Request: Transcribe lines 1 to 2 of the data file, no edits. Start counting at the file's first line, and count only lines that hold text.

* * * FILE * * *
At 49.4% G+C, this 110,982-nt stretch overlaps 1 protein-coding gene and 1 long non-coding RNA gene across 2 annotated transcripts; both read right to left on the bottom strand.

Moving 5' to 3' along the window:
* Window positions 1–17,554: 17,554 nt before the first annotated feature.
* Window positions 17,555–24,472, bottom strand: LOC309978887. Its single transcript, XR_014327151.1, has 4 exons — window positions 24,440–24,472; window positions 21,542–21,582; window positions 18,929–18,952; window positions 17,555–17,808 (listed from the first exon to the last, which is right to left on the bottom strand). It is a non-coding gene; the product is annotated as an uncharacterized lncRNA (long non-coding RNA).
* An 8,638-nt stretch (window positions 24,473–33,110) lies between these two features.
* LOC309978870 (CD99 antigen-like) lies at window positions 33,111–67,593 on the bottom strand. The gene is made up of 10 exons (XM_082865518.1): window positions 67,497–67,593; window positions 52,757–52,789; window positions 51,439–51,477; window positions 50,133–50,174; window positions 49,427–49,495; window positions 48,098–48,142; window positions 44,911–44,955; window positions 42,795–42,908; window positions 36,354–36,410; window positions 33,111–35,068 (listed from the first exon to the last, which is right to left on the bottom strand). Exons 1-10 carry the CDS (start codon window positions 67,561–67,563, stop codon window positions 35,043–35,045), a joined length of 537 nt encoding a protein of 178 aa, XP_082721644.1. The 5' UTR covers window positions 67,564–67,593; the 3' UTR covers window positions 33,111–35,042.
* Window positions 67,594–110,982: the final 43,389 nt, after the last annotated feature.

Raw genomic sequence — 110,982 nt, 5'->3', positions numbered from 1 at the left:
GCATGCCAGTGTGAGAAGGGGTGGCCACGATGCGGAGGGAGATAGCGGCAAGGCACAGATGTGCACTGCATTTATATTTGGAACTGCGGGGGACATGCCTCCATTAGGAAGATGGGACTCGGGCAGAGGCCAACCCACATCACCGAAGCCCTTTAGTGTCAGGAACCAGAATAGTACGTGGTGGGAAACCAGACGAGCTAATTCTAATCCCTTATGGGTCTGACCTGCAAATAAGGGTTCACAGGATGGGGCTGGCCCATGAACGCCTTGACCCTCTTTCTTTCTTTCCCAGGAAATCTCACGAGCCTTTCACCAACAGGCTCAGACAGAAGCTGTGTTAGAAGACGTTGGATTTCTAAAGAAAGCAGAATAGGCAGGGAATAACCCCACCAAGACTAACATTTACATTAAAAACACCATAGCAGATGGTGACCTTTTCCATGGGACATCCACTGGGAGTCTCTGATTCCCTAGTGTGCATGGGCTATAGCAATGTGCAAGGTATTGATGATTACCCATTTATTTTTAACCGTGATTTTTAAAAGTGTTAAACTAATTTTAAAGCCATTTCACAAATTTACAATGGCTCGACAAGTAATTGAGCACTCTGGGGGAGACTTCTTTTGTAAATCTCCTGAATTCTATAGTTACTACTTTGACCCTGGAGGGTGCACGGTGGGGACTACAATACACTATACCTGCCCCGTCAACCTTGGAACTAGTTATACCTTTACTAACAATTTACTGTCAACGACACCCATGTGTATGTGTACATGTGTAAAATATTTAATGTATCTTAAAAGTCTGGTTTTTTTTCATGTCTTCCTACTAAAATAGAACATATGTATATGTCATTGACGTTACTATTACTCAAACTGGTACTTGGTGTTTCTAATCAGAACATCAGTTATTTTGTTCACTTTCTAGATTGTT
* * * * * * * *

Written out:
At 49.4% G+C, this 110,982-nt stretch overlaps 1 protein-coding gene and 1 long non-coding RNA gene across 2 annotated transcripts; both read right to left on the bottom strand.

Moving 5' to 3' along the window: